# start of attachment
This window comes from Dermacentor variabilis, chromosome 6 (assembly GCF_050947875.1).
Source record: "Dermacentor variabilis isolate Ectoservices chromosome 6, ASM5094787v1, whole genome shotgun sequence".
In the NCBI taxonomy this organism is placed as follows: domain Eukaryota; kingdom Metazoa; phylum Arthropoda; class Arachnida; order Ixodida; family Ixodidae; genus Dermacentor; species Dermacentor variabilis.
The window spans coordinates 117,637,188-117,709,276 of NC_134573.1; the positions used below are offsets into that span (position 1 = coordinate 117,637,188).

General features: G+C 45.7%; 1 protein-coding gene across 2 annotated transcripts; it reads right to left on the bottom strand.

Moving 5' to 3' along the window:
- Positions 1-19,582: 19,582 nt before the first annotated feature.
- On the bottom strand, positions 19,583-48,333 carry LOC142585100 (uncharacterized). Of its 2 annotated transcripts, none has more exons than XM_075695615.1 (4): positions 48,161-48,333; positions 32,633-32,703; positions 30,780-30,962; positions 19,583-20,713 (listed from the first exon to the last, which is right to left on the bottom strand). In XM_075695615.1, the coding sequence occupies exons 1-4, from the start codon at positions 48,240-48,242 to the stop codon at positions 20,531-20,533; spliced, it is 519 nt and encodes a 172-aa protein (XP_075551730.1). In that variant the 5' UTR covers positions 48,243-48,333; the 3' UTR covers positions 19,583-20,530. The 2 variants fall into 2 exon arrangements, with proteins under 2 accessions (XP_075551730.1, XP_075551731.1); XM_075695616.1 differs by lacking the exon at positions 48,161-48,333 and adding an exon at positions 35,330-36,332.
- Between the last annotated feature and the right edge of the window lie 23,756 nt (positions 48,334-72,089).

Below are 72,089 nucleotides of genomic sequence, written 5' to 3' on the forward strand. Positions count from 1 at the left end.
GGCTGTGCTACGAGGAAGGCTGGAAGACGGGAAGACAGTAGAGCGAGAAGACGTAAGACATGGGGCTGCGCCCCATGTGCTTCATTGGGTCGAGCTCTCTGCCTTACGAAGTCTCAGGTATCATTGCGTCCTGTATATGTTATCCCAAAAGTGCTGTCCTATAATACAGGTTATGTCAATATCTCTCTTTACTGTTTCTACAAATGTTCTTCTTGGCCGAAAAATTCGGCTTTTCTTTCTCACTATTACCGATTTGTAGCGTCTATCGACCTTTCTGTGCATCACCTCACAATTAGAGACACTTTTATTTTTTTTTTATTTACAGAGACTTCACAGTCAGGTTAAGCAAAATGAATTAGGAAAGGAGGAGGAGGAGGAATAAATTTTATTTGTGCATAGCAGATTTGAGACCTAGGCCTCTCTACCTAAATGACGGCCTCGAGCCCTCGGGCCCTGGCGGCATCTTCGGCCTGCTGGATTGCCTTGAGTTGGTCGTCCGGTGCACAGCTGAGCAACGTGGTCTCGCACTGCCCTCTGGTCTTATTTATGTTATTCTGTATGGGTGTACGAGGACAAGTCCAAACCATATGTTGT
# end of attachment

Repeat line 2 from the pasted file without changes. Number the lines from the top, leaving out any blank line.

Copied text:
Source record: "Dermacentor variabilis isolate Ectoservices chromosome 6, ASM5094787v1, whole genome shotgun sequence".